Page updated 15.4.2019
Arts, Health and Well-being

Arts, Health and Well-being

Arts and culture can improve our health and well-being in many ways. Turku University of Applied Sciences promotes the significance of art as part of a good life throughout the whole life course.

The research group Arts, Health and Well-being is a multidisciplinary group of experts and educators who work at The Arts Academy and at The Faculty of Health and Well-being at TUAS. The Arts Academy at TUAS provides wide range of Bachelor of Arts programmes in the field of arts and media: Fine Arts, Journalism, Media Arts, Music and Performing Arts. The Arts Academy has also several Master’s degree programmes such as Creative Well-being, Cultural and Media Entrepreneurship and Contemporary Contexts of Arts. 

The Faculty of Health and Well-being educates future professionals to work in the field of health care and social services in both Bachelor’s degree and Master’s degree levels (for example: emergency care, midwifery, nursing, occupational therapy, physiotherapy, public health nursing and social services).

The goal of the research group Arts, Health and Well-being is to develop education in the field of arts, health and well-being as well as strengthen contents, methods and good practices created in multiprofessional collaboration between professional artists, health care and social workers. The research group has participated in several projects aimed at improving the well-being of people in several target groups through means of art and culture.

For example, students of Social Services and Performing Arts have worked several years together with practical nursing students and teachers using art-based methods and community art. Another long line of development work is to support the use of music in hospital and health care services.

Arts, health and well-being is seen as a nationally important and fast developing field of expertise in Finalnd. Turku University of Applied Sciences is a significant development partner in this field both in the Southwest Finland, nationally and in the Nordic Countries. The research group Arts, Health and Well-being is an active promoter and coordinator of several networks in Finland and in the Nordic countries.  The group is open to new partnerships and initiatives concerning the development work in the field.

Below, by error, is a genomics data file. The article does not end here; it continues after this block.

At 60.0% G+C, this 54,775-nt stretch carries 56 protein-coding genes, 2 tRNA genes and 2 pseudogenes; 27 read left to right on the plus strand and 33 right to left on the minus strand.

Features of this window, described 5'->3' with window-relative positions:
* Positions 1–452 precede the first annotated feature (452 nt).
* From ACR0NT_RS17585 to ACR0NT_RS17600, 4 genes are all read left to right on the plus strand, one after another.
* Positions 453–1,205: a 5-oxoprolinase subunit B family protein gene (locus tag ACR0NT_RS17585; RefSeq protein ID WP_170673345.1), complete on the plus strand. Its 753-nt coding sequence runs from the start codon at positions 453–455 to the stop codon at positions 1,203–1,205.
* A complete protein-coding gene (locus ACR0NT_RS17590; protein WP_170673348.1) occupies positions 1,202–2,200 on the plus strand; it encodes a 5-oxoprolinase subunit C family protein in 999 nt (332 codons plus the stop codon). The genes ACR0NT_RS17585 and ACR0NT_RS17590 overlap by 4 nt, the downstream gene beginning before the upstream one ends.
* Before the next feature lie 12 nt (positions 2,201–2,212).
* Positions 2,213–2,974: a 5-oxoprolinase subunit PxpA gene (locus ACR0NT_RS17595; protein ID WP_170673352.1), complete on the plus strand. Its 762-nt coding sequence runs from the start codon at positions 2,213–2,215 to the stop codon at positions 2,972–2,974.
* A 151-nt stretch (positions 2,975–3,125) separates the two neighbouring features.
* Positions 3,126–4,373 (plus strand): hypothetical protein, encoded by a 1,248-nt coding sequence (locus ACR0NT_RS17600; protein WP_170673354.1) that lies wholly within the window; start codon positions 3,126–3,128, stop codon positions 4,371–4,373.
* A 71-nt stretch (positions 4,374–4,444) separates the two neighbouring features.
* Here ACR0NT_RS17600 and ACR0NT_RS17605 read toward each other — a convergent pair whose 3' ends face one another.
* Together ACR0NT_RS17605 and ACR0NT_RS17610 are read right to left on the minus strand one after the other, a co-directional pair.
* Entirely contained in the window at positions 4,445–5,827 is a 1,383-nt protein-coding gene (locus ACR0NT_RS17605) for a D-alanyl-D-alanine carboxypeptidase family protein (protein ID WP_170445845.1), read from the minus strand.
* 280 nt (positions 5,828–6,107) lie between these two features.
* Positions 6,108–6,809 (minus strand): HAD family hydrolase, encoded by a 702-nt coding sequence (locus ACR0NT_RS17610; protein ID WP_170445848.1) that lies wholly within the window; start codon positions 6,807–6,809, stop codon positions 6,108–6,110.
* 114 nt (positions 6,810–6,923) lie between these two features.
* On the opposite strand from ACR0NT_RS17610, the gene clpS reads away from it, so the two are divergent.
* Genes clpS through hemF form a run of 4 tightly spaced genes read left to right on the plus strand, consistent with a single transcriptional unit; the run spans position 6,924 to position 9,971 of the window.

Since 2015 the research group has been administrating the national Arts & Health Coordination Centre project Taikusydän. Taikusydän is a multisectoral coordination and communication centre for activities and research among the field of arts, culture and wellbeing in Finland. Find out more about Taikusydän: https://taikusydan.turkuamk.fi/english/info/

The research group has also launched together with several Nordic partners a new open access journal, The Nordic Journal of Arts, Culture and Health in 2019. The journal provides a platform for publication and debate in the interdisciplinary field of arts and culture in healthcare and health promotion. The purpose of the journal is to contribute to dissemination of research, knowledge and practice experience in the arts, culture and health field. Find out more about the journal: https://nordicartshealth.turkuamk.fi/nordic-journal-of-arts-culture-and-health/

Master’s degree programme Creative well-being (60/90 ECTS)

A new multiprofessional Master’s degree programme Creative well-being was launched in January 2020. The programme is aimed to professional artists and social and health care workers who have already at least three years’ work experience and Bachelor’s degree. Creative well-being is run together by Arts Academy and The Faculty of Health and Well-being. Ten students from the culture and arts sector and ten students from the social and health care sector study together 1,5-2 two years (60-90 ECTS) to become specialists in the branch of Arts, Health & Well-being.

Creative well-bieng is the first Master Degree programme at Turku University of Applied Sciences, where Arts, Health and Well-being is the core content of studies. Training provides the social, arts and health professionals with the skills to develop the future social – health – arts working life from their own professional core competencies and networks. The education provides a broad range of expertise for a variety of social, artistic and health care professionals, development and co-ordination tasks, and their interfaces. The training leads to a Master's degree, which corresponds to a master's degree at a university level and gives the same qualification, for example, to public posts.


After the studies the student is able to:

- perceive and specify the principles of the knowledge base of arts, health and well-being; concepts and key theoretical approaches
- based on research data, justify the importance, impact and significance of arts and culture from the perspective of different customer groups
- design, apply and develop creative and arts-based methods and approaches in different operating environments
- work in multidisciplinary teams and environments
- affect on the quality and accessibility of culture and arts services in the society
- communicate within and out of the field of cultural well-being and participate in the discussion in the field
- act as an expert and developer in the field of creative well-being.


Study Units for all the students:
Future Operating Environments 5 ECTS
The Process of Professional Growth as a Professional of Creative Well-being 5 ECTS